Canada Wins 1st and 2nd Place Fossils – Threatens KP, Insults LDCs

Photo Credit: Sarah Rifaat

Video Credit: OneClimate

Durban, South Africa – The first day of the United Nations climate change
negotiations started off badly for Canada. It earned the First Place Fossil of the Day
for failing to support a Second Commitment Period for the Kyoto Protocol, and
abandoning even its current participation in Kyoto. It also took Second Place Fossil
for insulting the Least Developed Countries, some of the nations that will suffer most
from Canada and other industrialized countries' greenhouse gas pollution. Rounding
out the awards, the United Kingdom received Third Place for helping to move tar
sands oil into Europe.

The Fossils as presented read:
The 3rd place fossil of the day is awarded to the UK, following revelations that UK
Ministers have done a deal with the Canadian government to support the entry of tar
sands into the European fuel supply chain, undermining proposed provisions of the
European Fuel Quality Directive. The UK does not appear as frequently as Canada on
the fossil roll-call, but when they do, they do it in style. Despite claiming to be the
'Greenest Government Ever', the ruling coalition in the UK has become champion for
the world's dirtiest fuels.
The UK might have a different opinion from Canada on the value of the Kyoto
Protocol (we hope so), but there is one thing they can agree on - a Government's best
friend is its oil lobby.”

"The 2nd place fossil of the day is awarded to Canada following statements by their
environment minister that they are coming to Durban to “play hardball” with
developing countries. This quotation from Canadian Environment Minister Peter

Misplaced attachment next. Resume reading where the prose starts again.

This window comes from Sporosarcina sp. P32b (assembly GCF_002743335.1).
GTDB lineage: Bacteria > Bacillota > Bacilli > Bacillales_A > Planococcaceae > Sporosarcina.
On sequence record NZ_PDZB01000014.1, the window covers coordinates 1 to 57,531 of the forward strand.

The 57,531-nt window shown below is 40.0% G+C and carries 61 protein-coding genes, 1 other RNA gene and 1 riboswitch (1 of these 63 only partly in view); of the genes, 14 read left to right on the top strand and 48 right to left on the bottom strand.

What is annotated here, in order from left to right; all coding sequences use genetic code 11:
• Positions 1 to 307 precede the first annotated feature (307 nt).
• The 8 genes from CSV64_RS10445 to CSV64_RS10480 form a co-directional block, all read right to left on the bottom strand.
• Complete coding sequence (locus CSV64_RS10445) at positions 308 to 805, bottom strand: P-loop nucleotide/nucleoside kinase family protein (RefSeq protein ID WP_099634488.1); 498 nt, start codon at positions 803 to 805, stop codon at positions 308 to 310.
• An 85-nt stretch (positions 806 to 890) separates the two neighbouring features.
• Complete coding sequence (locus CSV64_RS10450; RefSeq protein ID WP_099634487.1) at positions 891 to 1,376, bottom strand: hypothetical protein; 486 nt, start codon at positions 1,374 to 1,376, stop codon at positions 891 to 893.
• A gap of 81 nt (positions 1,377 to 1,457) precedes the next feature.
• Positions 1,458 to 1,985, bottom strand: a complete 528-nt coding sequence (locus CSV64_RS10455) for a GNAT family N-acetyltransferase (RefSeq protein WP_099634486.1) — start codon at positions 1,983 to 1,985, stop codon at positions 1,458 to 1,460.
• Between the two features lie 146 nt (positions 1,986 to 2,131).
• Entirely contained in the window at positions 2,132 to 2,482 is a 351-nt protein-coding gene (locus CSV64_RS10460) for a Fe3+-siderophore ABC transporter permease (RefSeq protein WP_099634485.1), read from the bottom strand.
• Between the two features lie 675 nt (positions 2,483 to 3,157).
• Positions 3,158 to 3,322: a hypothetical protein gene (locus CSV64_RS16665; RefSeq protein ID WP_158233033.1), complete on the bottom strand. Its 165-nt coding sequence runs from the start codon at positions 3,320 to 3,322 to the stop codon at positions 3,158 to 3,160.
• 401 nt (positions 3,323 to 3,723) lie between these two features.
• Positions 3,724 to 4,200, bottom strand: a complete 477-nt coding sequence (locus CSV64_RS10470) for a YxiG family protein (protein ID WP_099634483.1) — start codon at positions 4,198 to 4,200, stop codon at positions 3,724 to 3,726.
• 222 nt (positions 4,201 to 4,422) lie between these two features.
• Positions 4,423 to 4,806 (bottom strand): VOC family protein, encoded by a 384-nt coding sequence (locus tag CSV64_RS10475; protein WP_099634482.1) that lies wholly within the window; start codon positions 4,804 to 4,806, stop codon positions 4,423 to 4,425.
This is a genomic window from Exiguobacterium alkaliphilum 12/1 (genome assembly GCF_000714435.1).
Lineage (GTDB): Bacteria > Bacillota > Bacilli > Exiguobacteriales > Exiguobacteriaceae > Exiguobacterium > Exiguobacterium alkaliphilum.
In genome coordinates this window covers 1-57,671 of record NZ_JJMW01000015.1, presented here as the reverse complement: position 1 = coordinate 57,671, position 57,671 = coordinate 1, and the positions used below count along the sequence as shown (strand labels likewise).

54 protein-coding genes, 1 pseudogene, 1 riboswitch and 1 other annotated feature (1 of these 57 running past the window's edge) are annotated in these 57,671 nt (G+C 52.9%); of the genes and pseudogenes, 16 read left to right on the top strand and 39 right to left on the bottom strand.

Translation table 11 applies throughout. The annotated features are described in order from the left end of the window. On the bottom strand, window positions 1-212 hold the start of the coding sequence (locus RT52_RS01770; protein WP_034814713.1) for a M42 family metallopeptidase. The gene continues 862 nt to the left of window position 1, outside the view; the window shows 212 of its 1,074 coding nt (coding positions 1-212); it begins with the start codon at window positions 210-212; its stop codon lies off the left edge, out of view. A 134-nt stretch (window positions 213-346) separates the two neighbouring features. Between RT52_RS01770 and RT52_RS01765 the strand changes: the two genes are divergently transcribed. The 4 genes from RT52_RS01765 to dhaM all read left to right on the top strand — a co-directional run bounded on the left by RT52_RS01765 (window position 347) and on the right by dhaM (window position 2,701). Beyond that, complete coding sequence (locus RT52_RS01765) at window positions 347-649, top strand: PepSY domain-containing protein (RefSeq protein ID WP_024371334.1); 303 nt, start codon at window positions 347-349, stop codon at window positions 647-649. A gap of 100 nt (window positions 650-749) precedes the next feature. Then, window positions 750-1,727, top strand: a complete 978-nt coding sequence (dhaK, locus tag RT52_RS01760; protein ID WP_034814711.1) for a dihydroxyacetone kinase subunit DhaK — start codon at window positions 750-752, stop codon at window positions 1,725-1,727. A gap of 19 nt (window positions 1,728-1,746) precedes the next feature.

Kent, doesn’t even require paraphrasing in typical fossil humour – it is sufficiently
outrageous on its own:
‘Emerging and developing countries need to stop “wielding the historical guilty card”
and asking for a free pass on emissions reductions just because in the past,
industrialized countries had more emissions than the rest of the world’.
Hands off, LDCs; that “free pass” on emissions reductions belongs to Canada!"

"The 1st place Fossil also goes to Canada. Although Canadian environment Minister
said he hoped to win less fossils then his predecessors, he is not off to a very good
start! Canada has proven its fossil track record with 4 consecutive fossil of the year awards,
but if you can believe it, it seems they are even worse than we thought!
Environment Minister Peter Kent has articulated clearly that they will not budge with
international pressure on a second commitment period of Kyoto (a great attitude to
have in negotiations). This is unfortunately not necessarily a surprise, Canada has
been ‘separated’ from its Kyoto targets for years, but it seems they are headed for
divorce.

In fact, reports are saying that on Canada’s side it is already a done deal, and yet hear
they are, planning to spend two weeks negotiating a treaty they intend to soon
abandon.

This is a tough one for fossil because it is hard to joke about. Canada is here in
Durban in bad faith. Countries should be asking themselves why Canada is sitting at
the Kyoto negotiating table with a secret plan to formally withdraw from the protocol
mere weeks after the talks end.

This move is a slap in the face to the international community. Canada is further
isolating itself in these talks as a country that not only is refusing to take meaningful
action at home (tar sands anyone?), but also one that does not deserve trust and
respect from the international community here in Durban.
Shame on Canada."
_____________________________________________________________________
About CAN: The Climate Action Network is a worldwide network of roughly 500
Non-Governmental Organizations (NGOs) working to promote government and
individual action to limit human-induced climate change to ecologically sustainable
levels. www.climatenetwork.org
About the fossils: The Fossil of the Day awards were first presented at the climate
talks in 1999  in Bonn, initiated by the German NGO Forum. During United Nations
climate change negotiations (www.unfccc.int), members of the Climate Action
Network (CAN), vote for countries judged to have done their 'best' to block progress
in the negotiations in the last days of talks.

###